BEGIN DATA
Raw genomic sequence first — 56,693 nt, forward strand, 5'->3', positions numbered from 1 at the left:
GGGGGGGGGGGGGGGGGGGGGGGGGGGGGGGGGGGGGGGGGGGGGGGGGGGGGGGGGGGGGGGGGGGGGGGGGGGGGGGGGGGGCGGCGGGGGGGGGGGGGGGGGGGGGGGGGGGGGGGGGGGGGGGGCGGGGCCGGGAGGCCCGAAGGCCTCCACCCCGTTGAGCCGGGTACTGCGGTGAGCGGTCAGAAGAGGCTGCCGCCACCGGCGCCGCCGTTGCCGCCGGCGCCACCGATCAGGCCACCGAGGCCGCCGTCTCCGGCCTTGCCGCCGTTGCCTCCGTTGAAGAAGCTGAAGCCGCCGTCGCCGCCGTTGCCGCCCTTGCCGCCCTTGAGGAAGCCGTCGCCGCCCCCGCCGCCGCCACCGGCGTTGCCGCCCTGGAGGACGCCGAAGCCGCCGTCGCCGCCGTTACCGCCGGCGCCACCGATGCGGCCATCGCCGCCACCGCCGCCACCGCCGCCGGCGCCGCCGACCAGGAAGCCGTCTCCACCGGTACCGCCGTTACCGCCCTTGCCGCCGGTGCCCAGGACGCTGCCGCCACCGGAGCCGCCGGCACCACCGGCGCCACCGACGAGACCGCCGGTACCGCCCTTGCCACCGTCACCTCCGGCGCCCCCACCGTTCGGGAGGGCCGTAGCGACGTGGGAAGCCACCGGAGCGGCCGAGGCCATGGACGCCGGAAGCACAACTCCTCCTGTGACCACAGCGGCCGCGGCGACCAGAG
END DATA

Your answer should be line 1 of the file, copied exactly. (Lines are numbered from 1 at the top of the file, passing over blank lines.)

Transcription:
Raw genomic sequence first — 56,693 nt, forward strand, 5'->3', positions numbered from 1 at the left: